Dedicated to Nigeria's socio-political issues
October 3, 2007 - December 2, 2007
Lessons of History
Bala Usman and Alkasum Abba
culled from: CEDDERT February 2003 http://www.ceddert.com/analysis-02-01-03-4.htm
The mistaken belief that Nigerian politics has always been essentially along tribal and regional lines has been intensely disseminated, over the years, and continues to be disseminated. Some Nigerians have actually been brainwashed to believe this myth even though it is so contrary to the facts of their political history. This is what has given support, and psychological legitimacy, to the current resurgence of vicious regional, ethnic and religious politics in the country. But, as we have shown in the CEDDERT publication, The Misrepresentation of Nigeria, contrary to what has been so widely disseminated and inculcated, the facts and figures about Nigerian politics, particularly election results, provide solid evidence to show that this outlook is false and misleading. Some of these facts are set out in the tables here.
THE 1959 FEDERAL ELECTIONS
SOURCE: Chapter 7, of Nigeria Since Independence: The First 25 Years. Volume 5, Ibadan, 1989. P.99
What actually happened in the Eastern Region in the 1951 election has been obscured by the success of the NCNC to quickly, and without much fuss, get the majority of those elected, who were independent, to declare for it. The late Justice Udo Udoma, an active politician in those days, and a distinguished jurist, has brought out what happened in his study of the history of Nigeria, titled, History and the Law of the Constitution of Nigeria, published in 1994. He penetrated behind the false image of Eastern regionalist and Igbo solidarity behind the NCNC in that election, and brought out the fact that:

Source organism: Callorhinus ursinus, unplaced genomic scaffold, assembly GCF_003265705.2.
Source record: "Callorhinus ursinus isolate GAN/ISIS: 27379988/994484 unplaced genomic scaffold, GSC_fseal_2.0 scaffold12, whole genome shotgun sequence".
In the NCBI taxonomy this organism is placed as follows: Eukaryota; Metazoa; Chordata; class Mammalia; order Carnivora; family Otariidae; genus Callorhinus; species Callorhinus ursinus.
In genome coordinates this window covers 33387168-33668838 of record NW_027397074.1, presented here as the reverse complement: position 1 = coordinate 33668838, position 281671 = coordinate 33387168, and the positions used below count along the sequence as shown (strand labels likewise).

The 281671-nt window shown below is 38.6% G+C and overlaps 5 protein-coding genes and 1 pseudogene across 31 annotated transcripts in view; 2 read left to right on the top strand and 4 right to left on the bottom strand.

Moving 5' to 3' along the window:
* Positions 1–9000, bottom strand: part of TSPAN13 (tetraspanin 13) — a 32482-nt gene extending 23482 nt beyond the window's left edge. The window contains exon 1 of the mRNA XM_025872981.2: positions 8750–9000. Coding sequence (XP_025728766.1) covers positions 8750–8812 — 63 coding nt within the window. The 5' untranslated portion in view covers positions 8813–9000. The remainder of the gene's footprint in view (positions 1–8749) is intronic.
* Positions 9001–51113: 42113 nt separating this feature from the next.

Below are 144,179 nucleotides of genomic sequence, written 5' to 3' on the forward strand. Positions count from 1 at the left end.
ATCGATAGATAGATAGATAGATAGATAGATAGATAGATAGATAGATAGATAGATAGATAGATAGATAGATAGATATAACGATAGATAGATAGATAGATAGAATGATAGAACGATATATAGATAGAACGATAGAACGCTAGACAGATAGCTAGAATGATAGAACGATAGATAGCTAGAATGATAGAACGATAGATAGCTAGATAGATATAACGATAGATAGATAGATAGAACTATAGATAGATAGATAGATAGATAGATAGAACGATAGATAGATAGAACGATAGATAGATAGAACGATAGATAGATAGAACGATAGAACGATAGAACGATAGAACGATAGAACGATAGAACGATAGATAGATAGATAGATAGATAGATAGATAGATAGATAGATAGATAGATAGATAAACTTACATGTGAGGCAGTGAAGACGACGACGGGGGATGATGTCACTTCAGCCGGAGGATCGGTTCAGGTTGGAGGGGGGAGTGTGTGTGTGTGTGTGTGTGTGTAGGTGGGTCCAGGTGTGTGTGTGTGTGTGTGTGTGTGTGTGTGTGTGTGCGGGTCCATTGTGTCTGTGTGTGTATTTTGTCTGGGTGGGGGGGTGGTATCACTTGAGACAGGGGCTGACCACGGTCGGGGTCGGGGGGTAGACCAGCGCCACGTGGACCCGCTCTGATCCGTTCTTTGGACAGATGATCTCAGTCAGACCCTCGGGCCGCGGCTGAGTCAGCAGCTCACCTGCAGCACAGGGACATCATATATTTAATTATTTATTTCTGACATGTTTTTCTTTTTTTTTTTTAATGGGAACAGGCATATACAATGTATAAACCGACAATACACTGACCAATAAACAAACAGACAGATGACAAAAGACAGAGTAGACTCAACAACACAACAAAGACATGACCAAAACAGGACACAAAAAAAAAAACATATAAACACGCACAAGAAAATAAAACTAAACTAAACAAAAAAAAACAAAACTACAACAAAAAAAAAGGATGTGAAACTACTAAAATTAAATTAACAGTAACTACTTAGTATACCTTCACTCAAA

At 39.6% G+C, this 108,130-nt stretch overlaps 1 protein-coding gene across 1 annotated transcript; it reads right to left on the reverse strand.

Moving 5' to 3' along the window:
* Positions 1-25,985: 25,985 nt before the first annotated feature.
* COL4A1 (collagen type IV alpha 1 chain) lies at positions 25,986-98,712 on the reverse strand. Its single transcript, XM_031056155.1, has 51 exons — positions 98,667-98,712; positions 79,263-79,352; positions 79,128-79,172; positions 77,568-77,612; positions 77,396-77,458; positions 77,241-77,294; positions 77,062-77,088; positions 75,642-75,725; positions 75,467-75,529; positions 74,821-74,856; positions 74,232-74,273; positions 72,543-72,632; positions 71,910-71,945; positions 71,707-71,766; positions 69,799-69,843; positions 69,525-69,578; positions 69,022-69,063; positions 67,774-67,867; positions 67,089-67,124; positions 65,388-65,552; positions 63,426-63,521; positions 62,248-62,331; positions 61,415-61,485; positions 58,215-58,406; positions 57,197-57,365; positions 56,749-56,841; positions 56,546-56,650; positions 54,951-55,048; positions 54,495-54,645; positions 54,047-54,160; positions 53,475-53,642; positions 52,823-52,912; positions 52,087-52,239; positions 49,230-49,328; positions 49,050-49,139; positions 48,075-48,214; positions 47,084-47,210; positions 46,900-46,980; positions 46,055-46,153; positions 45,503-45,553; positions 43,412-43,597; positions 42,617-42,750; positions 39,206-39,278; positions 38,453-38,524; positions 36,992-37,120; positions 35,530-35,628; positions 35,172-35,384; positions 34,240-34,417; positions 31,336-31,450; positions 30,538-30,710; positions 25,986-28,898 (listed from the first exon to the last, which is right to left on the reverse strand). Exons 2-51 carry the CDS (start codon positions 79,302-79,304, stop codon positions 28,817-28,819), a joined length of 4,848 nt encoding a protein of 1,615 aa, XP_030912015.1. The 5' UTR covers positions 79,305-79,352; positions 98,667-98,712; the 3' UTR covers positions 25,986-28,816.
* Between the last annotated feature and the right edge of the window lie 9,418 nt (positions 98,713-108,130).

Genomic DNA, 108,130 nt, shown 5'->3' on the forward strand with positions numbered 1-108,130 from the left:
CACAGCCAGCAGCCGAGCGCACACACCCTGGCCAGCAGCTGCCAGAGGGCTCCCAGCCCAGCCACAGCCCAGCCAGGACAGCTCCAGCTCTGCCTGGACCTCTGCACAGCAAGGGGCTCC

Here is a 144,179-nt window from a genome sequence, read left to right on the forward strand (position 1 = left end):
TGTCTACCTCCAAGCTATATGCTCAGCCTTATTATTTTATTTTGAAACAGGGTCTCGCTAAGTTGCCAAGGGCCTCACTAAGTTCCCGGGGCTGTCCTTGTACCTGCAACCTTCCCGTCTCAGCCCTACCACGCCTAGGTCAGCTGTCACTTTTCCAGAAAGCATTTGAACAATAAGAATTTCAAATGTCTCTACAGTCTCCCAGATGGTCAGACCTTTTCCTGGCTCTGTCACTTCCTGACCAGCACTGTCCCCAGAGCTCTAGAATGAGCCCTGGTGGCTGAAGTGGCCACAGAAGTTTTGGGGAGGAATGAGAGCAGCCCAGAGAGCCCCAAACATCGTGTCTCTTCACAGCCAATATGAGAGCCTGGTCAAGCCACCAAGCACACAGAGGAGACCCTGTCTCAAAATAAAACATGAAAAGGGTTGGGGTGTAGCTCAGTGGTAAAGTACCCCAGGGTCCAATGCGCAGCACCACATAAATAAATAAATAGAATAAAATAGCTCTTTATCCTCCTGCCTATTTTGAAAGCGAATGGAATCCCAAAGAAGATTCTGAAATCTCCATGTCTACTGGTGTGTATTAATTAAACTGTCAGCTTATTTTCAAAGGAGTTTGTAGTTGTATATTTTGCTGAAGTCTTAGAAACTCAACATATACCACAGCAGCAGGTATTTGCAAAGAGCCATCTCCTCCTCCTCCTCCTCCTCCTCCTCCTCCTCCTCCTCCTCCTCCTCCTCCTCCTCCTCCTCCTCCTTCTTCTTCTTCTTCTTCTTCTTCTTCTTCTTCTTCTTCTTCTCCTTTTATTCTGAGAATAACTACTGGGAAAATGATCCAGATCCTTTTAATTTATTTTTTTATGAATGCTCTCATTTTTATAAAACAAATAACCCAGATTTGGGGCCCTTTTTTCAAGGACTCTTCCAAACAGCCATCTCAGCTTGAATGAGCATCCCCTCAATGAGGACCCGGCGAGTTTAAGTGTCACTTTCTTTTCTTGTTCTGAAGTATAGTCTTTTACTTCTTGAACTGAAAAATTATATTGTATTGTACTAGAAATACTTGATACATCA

In the Northern Region, the Northern Elements Progressive Union, NEPU, was the only political party that contested the 1951 election. But the election in the North, like in most parts of Nigeria was indirect and organised in four stages. However, what distinguished the North from the rest of Nigeria was that the British ensured that the election was conducted and heavily contested by Native Authority officials.
this indirect election system, only the first stage was a product of a direct
election, by the voters. At every stage, after the first stage, the Native
Authority was allowed to inject new people into the contest. Most of the people
injected by the Native Authorities were the defeated candidates at the previous
stage. In many places, NEPU, and pro-NEPU independent candidates, won at the
primary stage. Their victory was so decisive that the colonial government's
newspaper, the Nigerian Citizen, even wrote an editorial warning about the “red
danger” posed by the NEPU victories. By the time the elections went to the
fourth stage, the NEPU victories at the popular level in the first stage were
wiped out and not a single NEPU candidate was able to make it to the Northern
Regional House of Assembly.
Candidates who were leading officials of the Native Authorities, in charge of the police, the prisons, the courts, taxation, and the whole district administration, therefore, won this indirect, and undemocratic, election. The NPC was formed after the elections and then, the new party, persuaded all the 64 successful candidates elected as “independents” to sit in the house as its members. But this NPC majority in the house, is not a result of the votes freely cast by the voters of the Northern Region, as we have shown.